Compaq is poised to topple Palm from its position as the number-one earner in the PDA (personal digital assistant) market, according to a new report from research and consulting company Dataquest, a unit of Gartner.
Compaq is expected to report revenue of more than $US200 million from its iPaq handheld PC line in the second quarter, ending June 30, while Palm's hardware revenue is projected at $130 million to $135 million for its fiscal fourth quarter, which ended June 1, Dataquest said in a statement Monday.
Palm still leads in the number of units sold, but iPaq's much higher average selling price gives the company a revenue edge, the study concluded.
Taking third place in the market is Handspring, which recently projected revenue in the $60 million to $65 million range for its fiscal fourth quarter, ending June 30.
The iPaq, which runs Microsoft's Windows CE operating system for the Pocket PC, is gaining popularity with business users, especially due to its better wireless messaging capabilities, Dataquest said. Palm has fallen behind in innovation in this area, where users are demanding such services as access to corporate e-mail, SMS (short message service), WLAN (wireless local area network), or integration of a PDA with a mobile phone.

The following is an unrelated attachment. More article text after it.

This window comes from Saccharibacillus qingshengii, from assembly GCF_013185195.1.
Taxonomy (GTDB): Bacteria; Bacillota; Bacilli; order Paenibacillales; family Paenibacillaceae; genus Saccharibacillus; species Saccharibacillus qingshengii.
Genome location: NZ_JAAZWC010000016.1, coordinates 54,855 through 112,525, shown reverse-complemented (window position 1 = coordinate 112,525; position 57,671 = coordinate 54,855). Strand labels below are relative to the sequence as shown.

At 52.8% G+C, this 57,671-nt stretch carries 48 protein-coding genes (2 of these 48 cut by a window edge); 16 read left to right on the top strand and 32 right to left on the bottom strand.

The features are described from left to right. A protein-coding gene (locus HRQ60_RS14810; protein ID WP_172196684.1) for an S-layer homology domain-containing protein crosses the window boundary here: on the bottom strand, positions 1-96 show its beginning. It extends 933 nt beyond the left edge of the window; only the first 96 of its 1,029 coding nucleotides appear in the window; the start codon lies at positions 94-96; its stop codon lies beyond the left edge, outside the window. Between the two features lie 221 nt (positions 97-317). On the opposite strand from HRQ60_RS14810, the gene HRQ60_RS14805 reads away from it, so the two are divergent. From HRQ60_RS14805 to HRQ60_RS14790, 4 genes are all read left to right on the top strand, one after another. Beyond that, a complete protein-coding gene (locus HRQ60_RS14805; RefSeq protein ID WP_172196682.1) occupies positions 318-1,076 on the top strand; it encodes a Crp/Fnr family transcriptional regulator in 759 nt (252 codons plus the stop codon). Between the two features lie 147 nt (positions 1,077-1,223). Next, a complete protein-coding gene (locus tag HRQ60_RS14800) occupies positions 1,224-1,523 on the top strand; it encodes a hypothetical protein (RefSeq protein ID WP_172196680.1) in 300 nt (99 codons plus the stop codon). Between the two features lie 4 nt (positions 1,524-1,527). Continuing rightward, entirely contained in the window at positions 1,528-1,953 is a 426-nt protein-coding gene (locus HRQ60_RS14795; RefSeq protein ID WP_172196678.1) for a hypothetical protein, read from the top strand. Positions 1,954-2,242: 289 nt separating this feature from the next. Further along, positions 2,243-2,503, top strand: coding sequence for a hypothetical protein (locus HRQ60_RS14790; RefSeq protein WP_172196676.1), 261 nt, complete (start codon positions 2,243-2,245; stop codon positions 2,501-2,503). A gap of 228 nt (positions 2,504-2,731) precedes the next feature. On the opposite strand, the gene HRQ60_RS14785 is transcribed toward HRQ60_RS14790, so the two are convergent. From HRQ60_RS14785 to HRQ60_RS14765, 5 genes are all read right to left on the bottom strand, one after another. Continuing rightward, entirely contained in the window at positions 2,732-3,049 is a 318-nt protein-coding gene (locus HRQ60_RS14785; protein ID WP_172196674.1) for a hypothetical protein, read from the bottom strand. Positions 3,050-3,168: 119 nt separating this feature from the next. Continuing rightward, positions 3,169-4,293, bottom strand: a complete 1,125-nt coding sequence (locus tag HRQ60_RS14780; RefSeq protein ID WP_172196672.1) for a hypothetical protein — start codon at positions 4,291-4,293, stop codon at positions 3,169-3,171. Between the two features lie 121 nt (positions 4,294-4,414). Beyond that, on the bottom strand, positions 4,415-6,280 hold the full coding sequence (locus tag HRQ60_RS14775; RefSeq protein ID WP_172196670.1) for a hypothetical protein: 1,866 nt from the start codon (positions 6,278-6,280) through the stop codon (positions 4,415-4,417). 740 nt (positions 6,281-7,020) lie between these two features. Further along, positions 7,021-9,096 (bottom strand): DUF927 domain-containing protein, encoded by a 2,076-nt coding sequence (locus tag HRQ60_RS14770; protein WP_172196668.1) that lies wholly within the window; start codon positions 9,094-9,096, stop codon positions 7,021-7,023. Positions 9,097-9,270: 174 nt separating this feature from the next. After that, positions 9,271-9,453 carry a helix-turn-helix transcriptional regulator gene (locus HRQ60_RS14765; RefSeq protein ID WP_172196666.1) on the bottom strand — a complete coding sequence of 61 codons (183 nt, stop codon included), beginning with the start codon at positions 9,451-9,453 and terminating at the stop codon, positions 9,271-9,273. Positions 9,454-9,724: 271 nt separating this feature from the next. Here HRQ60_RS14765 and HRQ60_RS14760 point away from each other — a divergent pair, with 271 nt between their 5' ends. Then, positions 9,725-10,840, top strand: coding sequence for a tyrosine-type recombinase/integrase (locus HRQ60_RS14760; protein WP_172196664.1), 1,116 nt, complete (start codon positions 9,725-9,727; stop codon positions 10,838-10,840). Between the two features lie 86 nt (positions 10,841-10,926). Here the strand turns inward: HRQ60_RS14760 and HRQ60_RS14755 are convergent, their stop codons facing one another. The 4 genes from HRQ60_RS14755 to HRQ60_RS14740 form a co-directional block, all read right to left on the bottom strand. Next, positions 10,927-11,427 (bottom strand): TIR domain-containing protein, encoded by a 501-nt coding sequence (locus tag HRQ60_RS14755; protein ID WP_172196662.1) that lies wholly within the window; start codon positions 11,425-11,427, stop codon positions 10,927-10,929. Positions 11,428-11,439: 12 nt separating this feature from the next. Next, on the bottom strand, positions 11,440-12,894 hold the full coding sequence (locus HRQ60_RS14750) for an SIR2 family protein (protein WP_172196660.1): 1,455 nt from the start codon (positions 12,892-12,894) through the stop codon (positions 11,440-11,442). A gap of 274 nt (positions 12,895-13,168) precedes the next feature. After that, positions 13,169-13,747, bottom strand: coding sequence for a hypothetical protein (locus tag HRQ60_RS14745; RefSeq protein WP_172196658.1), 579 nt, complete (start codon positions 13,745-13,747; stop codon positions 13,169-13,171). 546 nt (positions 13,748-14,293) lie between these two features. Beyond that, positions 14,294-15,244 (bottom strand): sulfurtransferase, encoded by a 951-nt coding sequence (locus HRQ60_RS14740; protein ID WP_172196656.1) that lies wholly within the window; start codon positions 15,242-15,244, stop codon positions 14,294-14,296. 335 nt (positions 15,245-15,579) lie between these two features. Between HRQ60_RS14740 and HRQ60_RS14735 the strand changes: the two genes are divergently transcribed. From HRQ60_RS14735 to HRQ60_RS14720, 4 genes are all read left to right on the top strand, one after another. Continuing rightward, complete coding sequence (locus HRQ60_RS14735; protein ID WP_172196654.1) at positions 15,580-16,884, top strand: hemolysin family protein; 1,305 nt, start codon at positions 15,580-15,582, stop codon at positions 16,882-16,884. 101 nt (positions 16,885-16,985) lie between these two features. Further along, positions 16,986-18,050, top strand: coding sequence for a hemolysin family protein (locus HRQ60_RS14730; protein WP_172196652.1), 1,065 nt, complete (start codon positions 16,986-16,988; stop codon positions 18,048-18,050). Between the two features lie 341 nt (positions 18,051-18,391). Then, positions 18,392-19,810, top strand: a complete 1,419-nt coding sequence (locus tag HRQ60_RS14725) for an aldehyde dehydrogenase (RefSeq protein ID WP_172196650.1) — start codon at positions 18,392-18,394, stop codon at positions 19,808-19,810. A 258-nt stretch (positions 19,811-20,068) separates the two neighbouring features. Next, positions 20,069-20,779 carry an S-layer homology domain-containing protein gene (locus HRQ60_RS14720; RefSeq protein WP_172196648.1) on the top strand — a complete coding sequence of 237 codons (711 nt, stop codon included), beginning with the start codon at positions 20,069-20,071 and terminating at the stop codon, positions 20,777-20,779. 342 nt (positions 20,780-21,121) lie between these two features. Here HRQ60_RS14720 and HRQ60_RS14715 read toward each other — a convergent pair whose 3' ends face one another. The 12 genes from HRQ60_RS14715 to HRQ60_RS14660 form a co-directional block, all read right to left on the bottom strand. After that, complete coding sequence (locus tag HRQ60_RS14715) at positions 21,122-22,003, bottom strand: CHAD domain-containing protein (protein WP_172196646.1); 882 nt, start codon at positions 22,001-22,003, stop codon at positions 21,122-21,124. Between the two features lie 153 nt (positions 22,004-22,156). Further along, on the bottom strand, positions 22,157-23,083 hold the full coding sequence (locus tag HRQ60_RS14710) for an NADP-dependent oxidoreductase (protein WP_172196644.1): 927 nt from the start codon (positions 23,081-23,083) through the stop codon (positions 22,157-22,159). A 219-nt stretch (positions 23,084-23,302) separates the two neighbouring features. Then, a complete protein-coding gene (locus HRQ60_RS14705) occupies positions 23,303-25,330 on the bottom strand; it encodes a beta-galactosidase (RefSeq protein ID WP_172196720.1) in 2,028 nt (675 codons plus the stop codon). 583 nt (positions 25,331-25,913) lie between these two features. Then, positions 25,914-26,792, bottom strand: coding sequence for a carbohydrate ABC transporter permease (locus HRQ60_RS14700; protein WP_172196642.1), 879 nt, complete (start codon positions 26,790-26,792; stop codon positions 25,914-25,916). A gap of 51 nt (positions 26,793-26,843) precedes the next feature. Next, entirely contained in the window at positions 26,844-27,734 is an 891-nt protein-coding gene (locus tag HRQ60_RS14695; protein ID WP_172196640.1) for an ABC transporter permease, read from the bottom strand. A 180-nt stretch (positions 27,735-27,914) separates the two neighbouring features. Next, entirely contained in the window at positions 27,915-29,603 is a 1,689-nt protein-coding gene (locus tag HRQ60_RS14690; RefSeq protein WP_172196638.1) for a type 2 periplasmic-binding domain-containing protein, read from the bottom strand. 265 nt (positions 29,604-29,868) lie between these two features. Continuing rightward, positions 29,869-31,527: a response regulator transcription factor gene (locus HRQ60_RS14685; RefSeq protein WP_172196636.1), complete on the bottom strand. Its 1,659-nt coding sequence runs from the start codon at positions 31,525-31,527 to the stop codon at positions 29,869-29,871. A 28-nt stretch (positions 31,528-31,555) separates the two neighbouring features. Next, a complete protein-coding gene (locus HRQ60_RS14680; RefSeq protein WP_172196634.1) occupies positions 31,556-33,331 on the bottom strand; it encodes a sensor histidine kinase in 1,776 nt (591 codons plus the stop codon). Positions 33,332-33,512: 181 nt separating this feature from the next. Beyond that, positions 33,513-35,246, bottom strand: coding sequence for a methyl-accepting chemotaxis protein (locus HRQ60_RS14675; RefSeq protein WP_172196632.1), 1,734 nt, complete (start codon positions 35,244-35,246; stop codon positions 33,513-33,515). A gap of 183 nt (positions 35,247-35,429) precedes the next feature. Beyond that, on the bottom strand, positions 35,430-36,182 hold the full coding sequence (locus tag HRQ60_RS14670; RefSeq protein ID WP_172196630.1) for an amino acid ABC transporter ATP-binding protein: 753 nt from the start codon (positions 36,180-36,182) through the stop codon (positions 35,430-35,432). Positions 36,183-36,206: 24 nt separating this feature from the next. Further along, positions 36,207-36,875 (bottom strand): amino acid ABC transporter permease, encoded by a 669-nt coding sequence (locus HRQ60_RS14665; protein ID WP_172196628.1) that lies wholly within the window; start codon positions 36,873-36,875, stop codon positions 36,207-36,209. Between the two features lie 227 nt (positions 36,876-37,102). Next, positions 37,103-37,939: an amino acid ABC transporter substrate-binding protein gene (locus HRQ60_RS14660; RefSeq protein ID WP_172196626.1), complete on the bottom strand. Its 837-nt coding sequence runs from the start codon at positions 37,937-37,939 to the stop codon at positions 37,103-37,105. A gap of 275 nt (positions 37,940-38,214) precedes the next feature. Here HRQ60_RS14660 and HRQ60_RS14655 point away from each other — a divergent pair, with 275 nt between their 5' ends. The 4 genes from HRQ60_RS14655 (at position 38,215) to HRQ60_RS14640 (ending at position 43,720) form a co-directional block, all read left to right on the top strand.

Palm has offered few improvements to its Palm OS software since the company split with its former parent 3Com last year, allowing Microsoft to catch up with its Windows CE 3.0, the researchers said.
Palm rejected the implication that it is losing its edge. "The installed base of Palm devices is 13 million, in comparison to 1 million Pocket PCs," said spokeswoman Lorraine Legros. "Compaq is doing very well, but there's some catching up to be done."
She added that services such as SMS and e-mail are already possible with the Palm OS 3.5 release, using an infrared modem and a mobile phone.
"To be honest, we think the consumers are continuing to vote for our devices," Legros said, adding that the company's two new handheld models, m500 and m505, "have been really well received in markets around the world." The devices, introduced in March, include an expansion slot that will allow users to add memory and software, and eventually hardware such as a wireless modem or a digital camera.
Compaq declined to comment on the Dataquest report. The company is in a "quiet period" before issuing its quarterly earnings report, due in early July, said spokeswoman Lucy Moore.
Microsoft's planned successor to Windows CE, code named "Talisker," is due at the end of this year, giving the company a chance to solidify its lead with corporate users.